I have a really hard time choosing my favorite way to eat oysters, so in this recipe I decided to combine two dishes in one — brown oyster stew and oyster pie. Brown oyster stew is a specialty of the Carolina Low Country. It gets its rich and nutty flavor from pounded sesame seeds — or their African name, benne seeds, which still holds sway in South Carolina. I have a particular weakness as well for cute little oyster pies with a buttery crust that perfectly complements the buttery oyster.
This recipe is absolutely delicious and a great way to enjoy the convenience of pre-shucked oysters for those of you who fear cutting your hand off in the shucking process. I do encourage you, however, to explore the wholly sensory experience of shucking your own oysters: the sound of the oysters hitting the sink, the feel of the craggy oyster shell in your hand, the scent of the sea, the brine dribbling down your forearms and then your chin when you reward your shucking effort with a well-deserved slurp. (Here‘s a great video for learning to shuck, and here‘s a guide to choosing the right oyster knife. )
Brown Oyster Pie with Benne (Sesame) Seeds
3 tablespoons toasted benne (sesame) seeds, divided
3 slices, or 1 1/2 ounces, bacon, chopped
2 tablespoons flour
1/4 cup chopped leeks or 1/2 cup of chopped onion
2 tablespoons heavy cream (optional)
1 pint of whole shucked oysters, drained and liquid reserved
1 cup of bottled clam juice
1 bunch of scallions, green tops and whites divided
3 tablespoons chopped Italian parsley, divided
Salt, black pepper, and hot sauce or lemon juice
Toast the sesame seeds in a heavy bottomed sauté pan or cast iron skillet over medium heat. Stir frequently until browned and fragrant. Remove from heat and set aside to cool. When cooled, reserve 1 tablespoon of the sesame see
ds and grind two tablespoons in a mortar and pestle or spice grinder. Set aside.
Thinly slice the scallion whites and set aside two tablespoons. Reserve the rest for another use. Thinly slice the scallion greens on a hard diagonal for a garnish and set aside.
In a heavy bottomed saucepan, sauté the bacon for about five minutes, until browned and crisp. With a slotted spoon, remove the bacon and place on a towel to drain and set aside. In the rendered bacon fat, stir in the two tablespoons of flour and cook, stirring constantly until the flour is browned, about three minutes. Add the leeks and sauté for two more minutes.
Combine the reserved oyster liquor with enough of the bottled clam juice to equal 1 1/2 cups of liquid. Slowly whisk the liquid into the flour until smooth. Return to medium heat and bring to a simmer, stirring constantly until thickened. Stir in the cream and the pounded sesame seeds. Season with salt, black pepper, and a few drops of hot sauce or lemon juice.
Stir in the thinly sliced scallion whites and the reserved oysters.
Ladle the stew into the pre-baked pie shell or into the individual tarts and top with the reserved bacon. Bake at 375 degrees until the edges of the oysters curl, about 15 minutes.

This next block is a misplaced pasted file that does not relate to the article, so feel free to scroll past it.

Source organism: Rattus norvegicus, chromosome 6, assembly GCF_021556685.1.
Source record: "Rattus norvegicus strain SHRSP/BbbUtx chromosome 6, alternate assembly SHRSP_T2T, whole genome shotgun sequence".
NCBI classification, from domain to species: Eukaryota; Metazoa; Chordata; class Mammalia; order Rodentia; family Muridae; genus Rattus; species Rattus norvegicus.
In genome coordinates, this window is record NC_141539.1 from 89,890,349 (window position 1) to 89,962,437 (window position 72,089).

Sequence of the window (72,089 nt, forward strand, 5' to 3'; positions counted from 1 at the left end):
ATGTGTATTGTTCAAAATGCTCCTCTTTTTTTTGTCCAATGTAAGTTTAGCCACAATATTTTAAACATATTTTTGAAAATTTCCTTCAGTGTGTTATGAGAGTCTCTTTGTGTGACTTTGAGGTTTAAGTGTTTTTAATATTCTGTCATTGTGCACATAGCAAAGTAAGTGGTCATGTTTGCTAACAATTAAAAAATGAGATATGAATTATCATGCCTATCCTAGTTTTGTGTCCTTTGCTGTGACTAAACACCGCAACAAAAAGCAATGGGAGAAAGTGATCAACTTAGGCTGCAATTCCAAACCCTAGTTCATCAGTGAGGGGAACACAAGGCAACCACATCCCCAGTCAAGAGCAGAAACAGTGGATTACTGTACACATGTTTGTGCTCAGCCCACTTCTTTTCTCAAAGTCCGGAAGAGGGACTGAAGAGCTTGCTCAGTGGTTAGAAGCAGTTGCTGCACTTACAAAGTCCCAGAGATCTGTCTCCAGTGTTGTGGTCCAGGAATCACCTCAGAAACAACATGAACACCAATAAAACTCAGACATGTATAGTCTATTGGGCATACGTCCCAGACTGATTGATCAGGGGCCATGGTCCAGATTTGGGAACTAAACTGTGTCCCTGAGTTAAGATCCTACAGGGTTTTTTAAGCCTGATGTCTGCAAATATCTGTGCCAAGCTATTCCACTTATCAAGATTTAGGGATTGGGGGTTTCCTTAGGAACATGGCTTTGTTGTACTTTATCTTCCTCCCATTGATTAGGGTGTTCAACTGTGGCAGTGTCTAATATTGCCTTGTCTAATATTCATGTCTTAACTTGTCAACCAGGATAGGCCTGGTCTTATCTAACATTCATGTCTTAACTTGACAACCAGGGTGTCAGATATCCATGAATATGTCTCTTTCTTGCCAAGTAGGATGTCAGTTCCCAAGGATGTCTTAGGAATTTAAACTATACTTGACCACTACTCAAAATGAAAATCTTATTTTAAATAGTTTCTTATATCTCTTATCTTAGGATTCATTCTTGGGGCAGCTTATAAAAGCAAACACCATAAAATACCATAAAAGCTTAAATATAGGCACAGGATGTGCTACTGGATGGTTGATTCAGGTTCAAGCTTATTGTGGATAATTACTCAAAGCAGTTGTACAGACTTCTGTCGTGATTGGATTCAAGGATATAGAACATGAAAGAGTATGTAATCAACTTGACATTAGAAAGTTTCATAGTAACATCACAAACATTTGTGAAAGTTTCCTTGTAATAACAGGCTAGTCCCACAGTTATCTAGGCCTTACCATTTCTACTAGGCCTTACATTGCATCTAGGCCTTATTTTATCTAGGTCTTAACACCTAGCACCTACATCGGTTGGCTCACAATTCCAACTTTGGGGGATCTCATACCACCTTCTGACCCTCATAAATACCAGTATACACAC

Serve immediately with a leafy green salad.
Basic Pie Crust
Yields one 9-inch pie shell or four 4-inch tarts
1/2 teaspoon kosher salt
10 1/2 tablespoons unsalted butter, cut into 1-inch pieces and frozen for 10
minutes (OR 8 tablespoons unsalted butter plus 2 1/2 tablespoons lard)
1/3 cup ice water
Here are a few tips for ensuring a flaky pie dough: 1) Work the dough very briefly, making sure some of the butter remains in pinto bean-sized pieces. When you roll out your dough, you should see some streaks of butter. 2) Make sure that after you form your pie dough that you chill it very well and let it rest in the freezer for a half hour before baking. 3) Glass or aluminum pie pans yield the best, crispiest pie crust.
Combine the flour and salt in a mixing bowl. Scatter the butter over the flour, and use a pastry blender, a fork, or two knives to cut the butter into the flour until the mixture forms large crumbs and some of the pieces of butter are still the size of dried pinto beans.
Drizzle in the ice water and combine with a fork until the dough begins to come together into a ball but is not completely smooth.
On a lightly floured work surface, shape the ball into a disc about 1 inch thick and wrap well in plastic wrap. Chill the dough at least 2 hours or overnight before rolling out.
Roll out the chilled dough into a circle 1 1/2 inches larger than your pie pan. Line the pan with the dough and trim it with scissors to leave 1/2″ overhang of pie dough around the pan. Fold the dough overhang under, and flute or crimp the edge or leave it plain.
Refrigerate or freeze the dough until ready to use, or at least 30 minutes before baking. The shells may also be wrapped well and frozen for up to two months at this point. It is not necessary to thaw them before baking.
To blind bake the pie crust: Preheat oven to 400 degrees F. Prick the bottom and sides of your pie dough all over with a fork. Line the pie shell with a sheet of aluminum foil or wax paper. Fill the pie shell up to the top edge with dried beans, rice, or pie weights. Bake shell in middle of oven 10 minutes. Remove paper and rice or beans carefully and bake shell until golden, about 12 minutes more. Cool shell in pie plate on a rack.